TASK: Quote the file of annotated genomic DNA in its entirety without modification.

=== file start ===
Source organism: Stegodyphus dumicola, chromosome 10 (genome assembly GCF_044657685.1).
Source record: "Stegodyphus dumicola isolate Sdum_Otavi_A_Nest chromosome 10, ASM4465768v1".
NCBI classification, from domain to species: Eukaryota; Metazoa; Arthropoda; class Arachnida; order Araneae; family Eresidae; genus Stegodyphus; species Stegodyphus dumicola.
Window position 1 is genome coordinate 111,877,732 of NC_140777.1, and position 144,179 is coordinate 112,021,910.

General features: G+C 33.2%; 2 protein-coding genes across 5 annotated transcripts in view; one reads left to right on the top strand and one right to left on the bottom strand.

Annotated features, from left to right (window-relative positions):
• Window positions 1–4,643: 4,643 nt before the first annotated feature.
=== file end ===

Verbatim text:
Source organism: Stegodyphus dumicola, chromosome 10 (genome assembly GCF_044657685.1).
Source record: "Stegodyphus dumicola isolate Sdum_Otavi_A_Nest chromosome 10, ASM4465768v1".
NCBI classification, from domain to species: Eukaryota; Metazoa; Arthropoda; class Arachnida; order Araneae; family Eresidae; genus Stegodyphus; species Stegodyphus dumicola.
Window position 1 is genome coordinate 111,877,732 of NC_140777.1, and position 144,179 is coordinate 112,021,910.

General features: G+C 33.2%; 2 protein-coding genes across 5 annotated transcripts in view; one reads left to right on the top strand and one right to left on the bottom strand.

Annotated features, from left to right (window-relative positions):
• Window positions 1–4,643: 4,643 nt before the first annotated feature.